Earlier this month, our colleague Evan Tager posted about Arizona v. ASARCO, in which the Ninth Circuit granted rehearing en banc to consider how courts should review punitive damages for excessiveness in Title VII cases. Evan’s prior posts on the case are here and here. On June 18, the en banc panel heard oral argument.
In a lively 72-minute session led by Chief Judge Kozinski, the panel grappled with a host of interesting issues—including the role of the Due Process Clause in limiting punitive damages in the face of a legislatively imposed cap, the relevance of the ratio guidepost when the jury has awarded nominal damages, and the complexities presented by a single cap that limits punitive and certain compensatory damages. Our takeaway from the argument (recording available here) is that the Ninth Circuit panel was skeptical of ASARCO’s contention that the punitive award should be reduced beyond the $125,000 that the original panel majority deemed appropriate. In fact, there is a real possibility that the court may reinstate the district court’s punitive award of $300,000—the maximum permitted under Title VII.
Several members of the panel seemed inclined to the view that the Constitution does not come into play at all when Congress has established a cap on punitive damages—at least when the cap is low enough to impose a meaningful limit. Indeed, Chief Judge Kozinski—echoed by other judges on the panel—suggested that the Due Process Clause is relevant only when there is no other upper limit on punitive damages. He asked why the courts should, in his words, not simply “check out” instead of further reviewing punishments for excessiveness when Congress has set a statutory maximum.
That suggestion strikes us as backwards. As the Second Circuit recently observed in the Payne case mentioned in one of Evan Tager’s previous posts, a federal trial court reviewing a jury award for excessiveness and a federal appellate court reviewing a district court’s determination on that question have “considerably more supervisory authority than the Supreme Court has over the decisions of the highest courts of a State” under the Due Process Clause, and, in the exercise of that authority, “bear the responsibility to ensure that judgments as to punitive damages . . . are not excessive.” Abdication of that responsibility merely because Congress has enacted a statutory ceiling would thus ignore the courts’ general obligation under federal common law to police excessive awards.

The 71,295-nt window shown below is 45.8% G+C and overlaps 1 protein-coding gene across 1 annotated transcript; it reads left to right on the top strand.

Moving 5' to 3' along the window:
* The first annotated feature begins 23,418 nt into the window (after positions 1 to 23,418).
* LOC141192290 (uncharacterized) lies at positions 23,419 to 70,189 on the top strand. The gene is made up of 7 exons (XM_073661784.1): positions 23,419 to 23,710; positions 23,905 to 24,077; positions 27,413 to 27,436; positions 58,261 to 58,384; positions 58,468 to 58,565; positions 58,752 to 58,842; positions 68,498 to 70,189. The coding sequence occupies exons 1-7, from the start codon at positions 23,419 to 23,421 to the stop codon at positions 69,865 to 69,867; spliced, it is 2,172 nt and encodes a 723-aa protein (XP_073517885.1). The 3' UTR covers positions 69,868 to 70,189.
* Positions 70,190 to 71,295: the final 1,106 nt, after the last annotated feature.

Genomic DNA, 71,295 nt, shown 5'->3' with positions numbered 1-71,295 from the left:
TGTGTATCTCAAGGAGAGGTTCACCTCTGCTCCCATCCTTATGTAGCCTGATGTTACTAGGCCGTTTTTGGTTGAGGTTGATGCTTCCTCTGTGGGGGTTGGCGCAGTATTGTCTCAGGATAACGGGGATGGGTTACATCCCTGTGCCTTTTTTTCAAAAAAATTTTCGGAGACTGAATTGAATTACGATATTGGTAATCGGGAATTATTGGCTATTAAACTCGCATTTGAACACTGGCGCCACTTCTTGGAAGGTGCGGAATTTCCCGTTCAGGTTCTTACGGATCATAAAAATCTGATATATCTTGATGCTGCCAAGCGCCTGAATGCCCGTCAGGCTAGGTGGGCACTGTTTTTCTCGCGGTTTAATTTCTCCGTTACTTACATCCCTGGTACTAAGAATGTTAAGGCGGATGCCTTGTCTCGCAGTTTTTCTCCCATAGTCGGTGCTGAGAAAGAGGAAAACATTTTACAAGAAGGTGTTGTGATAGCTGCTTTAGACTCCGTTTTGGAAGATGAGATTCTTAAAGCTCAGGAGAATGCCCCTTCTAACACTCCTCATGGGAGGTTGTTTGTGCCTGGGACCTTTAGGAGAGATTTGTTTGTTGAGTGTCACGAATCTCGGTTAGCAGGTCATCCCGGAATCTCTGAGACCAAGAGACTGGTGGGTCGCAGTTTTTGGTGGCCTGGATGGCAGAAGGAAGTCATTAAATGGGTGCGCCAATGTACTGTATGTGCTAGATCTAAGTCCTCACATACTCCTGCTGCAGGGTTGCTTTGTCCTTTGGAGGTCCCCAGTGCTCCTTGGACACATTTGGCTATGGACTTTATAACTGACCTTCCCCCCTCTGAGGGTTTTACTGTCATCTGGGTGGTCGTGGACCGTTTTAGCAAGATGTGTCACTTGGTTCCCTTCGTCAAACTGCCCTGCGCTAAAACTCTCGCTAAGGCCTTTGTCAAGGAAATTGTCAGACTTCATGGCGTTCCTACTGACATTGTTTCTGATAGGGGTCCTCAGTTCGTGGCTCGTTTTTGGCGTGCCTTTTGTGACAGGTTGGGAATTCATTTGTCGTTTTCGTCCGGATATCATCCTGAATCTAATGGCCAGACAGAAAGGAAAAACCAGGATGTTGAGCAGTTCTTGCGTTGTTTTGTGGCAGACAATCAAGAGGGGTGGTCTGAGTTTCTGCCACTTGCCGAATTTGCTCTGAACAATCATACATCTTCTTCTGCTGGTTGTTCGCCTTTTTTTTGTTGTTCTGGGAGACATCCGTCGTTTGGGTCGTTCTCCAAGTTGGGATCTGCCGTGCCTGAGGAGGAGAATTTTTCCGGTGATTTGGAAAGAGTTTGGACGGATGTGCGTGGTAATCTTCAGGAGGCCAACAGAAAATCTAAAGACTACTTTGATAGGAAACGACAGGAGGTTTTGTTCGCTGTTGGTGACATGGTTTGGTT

The hands-off approach suggested by Chief Judge Kozinski would also be inconsistent with the Seventh Circuit’s analysis in the Hennessy case discussed in Evan’s previous posts, in which the court observed that Congress “did not want Title VII awards, especially of punitive damages, to be excessive as they can be in other areas of the law.” Because the mere enactment of a cap hardly means that Congress would approve of every Title VII punitive award that is at the statutory maximum, the courts still have a fundamental role to play in reviewing awards within the range permitted by Title VII for excessiveness. Indeed, counsel for Arizona acknowledged during the argument that courts have the authority to lower Title VII punitive damages awards below the statutory cap.
In Hennessy, the Seventh Circuit emphasized that the maximum permissible award available under Title VII “should be reserved for egregious cases.” Counsel for ASARCO ran with this point, explaining that because Congress has set $300,000 as the maximum punishment, the court should reduce the punitive damages below the cap—and sometimes substantially below it—when the defendant’s conduct is not at the high end of the reprehensibility spectrum. Chief Judge Kozinski dubbed this approach a “compression regime”—because the maximum punishment for the very worst conduct is set at $300,000 (or less if the jury has awarded compensatory damages), and the effective cap for less terrible conduct is proportionately lower.